The courtroom was ready. It had been decorated with hanging cotton clouds, figures of robins, owls, lions, giraffes, racing cars, sailboats, little airplanes of all types, and sparkly ribbons. There were also all kinds of stuffed animals ready for the new adoptees: a huge panda bear, a tiger with large squiggly stripes, a monkey hanging by its tail from one of the beams, and a huge Orca whale with black and white stripes. There was a beautifully decorated chocolate cake with pink and blue colors and animal designs on the attorney’s table. The court was waiting for three boys and a girl ages 12, 10, 9, and 7. The judge was nervously pacing in the hallway just outside the courtroom but already decked out in his courtroom robe. The attorneys nervously peered out the windows to the parking lot. The courtroom clerk picked up the phone receiver several times while dialing different numbers. The tension was obvious.
Finally, she motioned to the Adoption Department attorney to pick up on the other phone. I was there to translate for the proceedings since the children did not speak English well. We could only hear what the attorney was saying. “Say what? You can’t make it today? What happened? Don’t you have transportation? We can send a vehicle to pick you up. No? Is one of the kids sick? No? Then, why can’t you make it? What? Please say that again; I didn’t understand. You are going to what?”
The attorneys and the judge were already around the phone trying to listen. At that moment, the attorney pressed the speaker function on the phone so that all could hear. The man’s voice on the other end was loud and clear, “My wife and I are getting a divorce.” There was a click, and then, the dull sound of the dial tone. We all looked at each other in disbelief, frustration, and disappointment. Everyone had something to say: “They were such a good couple for those kids.” “Why didn’t that come up during the investigation?” “I wonder if there’s something we can do.” “Where are the kids now?” “We better send the police to pick up the kids and place them in another foster home.” Then the courtroom went quiet again. Everyone was looking up at the teddy bears and monkeys hanging from the ceiling. Then down at the cake. Without talking anymore about what we’d do next, we all found a chair, and then there were several minutes of silence. Finally, the judge broke the silence addressing the court clerk. “The matter is off the calendar.”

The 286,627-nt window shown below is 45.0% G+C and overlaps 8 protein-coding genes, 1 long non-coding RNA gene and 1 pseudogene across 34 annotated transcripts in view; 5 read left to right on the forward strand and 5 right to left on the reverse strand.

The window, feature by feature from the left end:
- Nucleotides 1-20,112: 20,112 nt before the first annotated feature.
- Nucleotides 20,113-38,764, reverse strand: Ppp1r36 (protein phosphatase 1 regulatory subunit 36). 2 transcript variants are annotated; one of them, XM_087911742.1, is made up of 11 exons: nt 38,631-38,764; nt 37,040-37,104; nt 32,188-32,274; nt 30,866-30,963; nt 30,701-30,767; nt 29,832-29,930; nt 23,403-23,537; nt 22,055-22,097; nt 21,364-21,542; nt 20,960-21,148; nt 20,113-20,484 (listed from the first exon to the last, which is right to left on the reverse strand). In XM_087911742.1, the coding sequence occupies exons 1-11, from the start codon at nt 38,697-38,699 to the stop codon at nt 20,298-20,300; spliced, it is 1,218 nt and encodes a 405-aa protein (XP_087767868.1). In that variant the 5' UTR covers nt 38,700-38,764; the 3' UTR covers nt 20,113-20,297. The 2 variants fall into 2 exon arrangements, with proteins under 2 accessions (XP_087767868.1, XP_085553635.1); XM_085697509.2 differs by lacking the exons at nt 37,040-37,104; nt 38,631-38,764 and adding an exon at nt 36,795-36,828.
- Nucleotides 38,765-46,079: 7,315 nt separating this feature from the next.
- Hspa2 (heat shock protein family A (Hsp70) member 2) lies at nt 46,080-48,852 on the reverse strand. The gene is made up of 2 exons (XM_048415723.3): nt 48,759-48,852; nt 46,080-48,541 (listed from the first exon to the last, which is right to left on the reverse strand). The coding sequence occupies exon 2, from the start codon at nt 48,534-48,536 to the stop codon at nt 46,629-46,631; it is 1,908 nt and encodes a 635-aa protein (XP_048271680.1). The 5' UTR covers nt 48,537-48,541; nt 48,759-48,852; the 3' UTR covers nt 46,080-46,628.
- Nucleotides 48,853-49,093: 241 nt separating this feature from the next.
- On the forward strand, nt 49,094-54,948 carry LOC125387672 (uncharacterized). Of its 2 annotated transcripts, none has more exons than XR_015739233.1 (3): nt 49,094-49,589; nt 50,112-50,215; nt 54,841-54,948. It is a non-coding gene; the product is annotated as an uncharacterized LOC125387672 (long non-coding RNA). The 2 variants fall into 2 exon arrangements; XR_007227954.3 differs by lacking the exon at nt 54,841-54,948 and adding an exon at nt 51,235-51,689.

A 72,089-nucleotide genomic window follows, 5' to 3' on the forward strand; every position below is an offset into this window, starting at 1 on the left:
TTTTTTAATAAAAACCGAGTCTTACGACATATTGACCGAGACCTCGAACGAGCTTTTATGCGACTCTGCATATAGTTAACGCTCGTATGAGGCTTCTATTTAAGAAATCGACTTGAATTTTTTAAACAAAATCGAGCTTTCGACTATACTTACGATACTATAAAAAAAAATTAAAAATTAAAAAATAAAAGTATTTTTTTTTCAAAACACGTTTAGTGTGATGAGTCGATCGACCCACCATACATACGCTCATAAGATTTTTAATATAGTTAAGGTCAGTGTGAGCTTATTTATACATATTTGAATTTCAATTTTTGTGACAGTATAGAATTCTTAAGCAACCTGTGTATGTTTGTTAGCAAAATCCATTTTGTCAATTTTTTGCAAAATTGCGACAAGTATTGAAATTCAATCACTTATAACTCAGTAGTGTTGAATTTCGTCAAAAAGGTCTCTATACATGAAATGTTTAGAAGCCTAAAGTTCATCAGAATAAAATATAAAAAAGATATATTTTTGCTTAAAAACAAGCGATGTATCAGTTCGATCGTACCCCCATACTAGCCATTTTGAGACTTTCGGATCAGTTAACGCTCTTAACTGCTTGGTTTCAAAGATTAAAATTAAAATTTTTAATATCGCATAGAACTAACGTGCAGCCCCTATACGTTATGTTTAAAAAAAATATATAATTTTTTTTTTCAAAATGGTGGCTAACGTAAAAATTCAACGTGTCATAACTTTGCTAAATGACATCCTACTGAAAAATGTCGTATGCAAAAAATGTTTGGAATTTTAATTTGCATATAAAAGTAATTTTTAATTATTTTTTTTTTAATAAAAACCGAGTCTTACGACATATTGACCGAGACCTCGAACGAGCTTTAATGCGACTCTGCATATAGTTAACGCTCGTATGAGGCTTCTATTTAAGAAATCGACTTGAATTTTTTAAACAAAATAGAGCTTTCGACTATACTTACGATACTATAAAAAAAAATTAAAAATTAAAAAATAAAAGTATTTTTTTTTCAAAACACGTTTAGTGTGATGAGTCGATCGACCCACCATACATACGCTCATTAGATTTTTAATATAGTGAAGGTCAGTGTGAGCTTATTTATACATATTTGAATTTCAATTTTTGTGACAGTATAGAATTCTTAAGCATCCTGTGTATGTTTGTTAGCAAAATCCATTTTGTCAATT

He would not go back on his word, for his word is the word of the Father and the Spirit, and they all say “come.”
What if Jesus hadn’t shown up at the cross for our adoption? What if the entire human race would have been left waiting at the foot of an empty cross for its redeemer? What if a prophet would have appeared on Mount Calvary crying out, “He’s not coming, he can’t make it, he changed his mind, things got too complicated for him! There’s been a disagreement in the Trinity. The Son wants to adopt sinners by grace alone; the Father and the Spirit want conditions. They could not come to an agreement.”
If this were the case, every one of us would be left to our own misery, sin, and condemnation. The promise of the Seed that would bless all nations wouldn’t be fulfilled. There would not be any justification, nor any eternal life—no forgiveness of sins by grace through faith. We would have to do our best with only the law as your savior. Maybe some of us would make it, but there would be no guarantee. We would all be our own redeemers, our own Messiahs. Scripture wouldn’t be a promise, but only a way to get all the power you can to meet the requirements of perfection. The Seed won’t be wounded for your sin; he won’t be pierced for your transgressions; he won’t be crushed for your iniquities. It was all a major divine faux pas. The matter has been taken off the calendar.
The prophet would continue, “There won’t be a cry of ‘it is finished,’ you’ll have to finish it on your own. There won’t be a burial either. You’ll have to die to your sin all by yourself, just do your best when death overtakes you. Try your hardest to resurrect on the third day, and if you do, then you must make the long jump to the presence of God and stand there before the Almighty Judge. Wash your hands really well; they’ve got to be super clean. And your heart must be altogether pure with not even the tiniest spot of sin.” And so on. Prophets like these never run out of good advice.
Fortunately, however, we no longer need prophets of good advice. Jesus did show up; that’s the testimony of Scripture. The matter was always on the calendar:
“But when the set time had fully come, God sent his Son, born of a woman, born under the law, to redeem those under the law, that we might receive adoption to sonship” (Gal 4:4-5, NIV).
“The time is fulfilled, and the kingdom of God is at hand; repent, and believe in the gospel” (Mark 1:15).
“Having predestined us for adoption as children through Jesus Christ to himself, according to the good pleasure of his desire” (Eph 1:5).
At the cross, Christ signed our certificate of adoption, without presenting us with a list of preconditions, or any conditions at all. He had met all the requirements; he finished the entire adoption process on his own. He declared us to be his adopted children forever. He would not go back on his word, for his word is the word of the Father and the Spirit, and they all say “come.” By faith, we’ve already been ushered into the divine courtroom to be given our certificate of adoption with our own new names and then to enjoy the party. No empty banquet table there. Our entire family in heaven and on earth is there, all reconciled. Stuffed teddy bears aren’t necessary, either, for the Lamb himself will be our refuge. His unfailing presence will be our eternal home.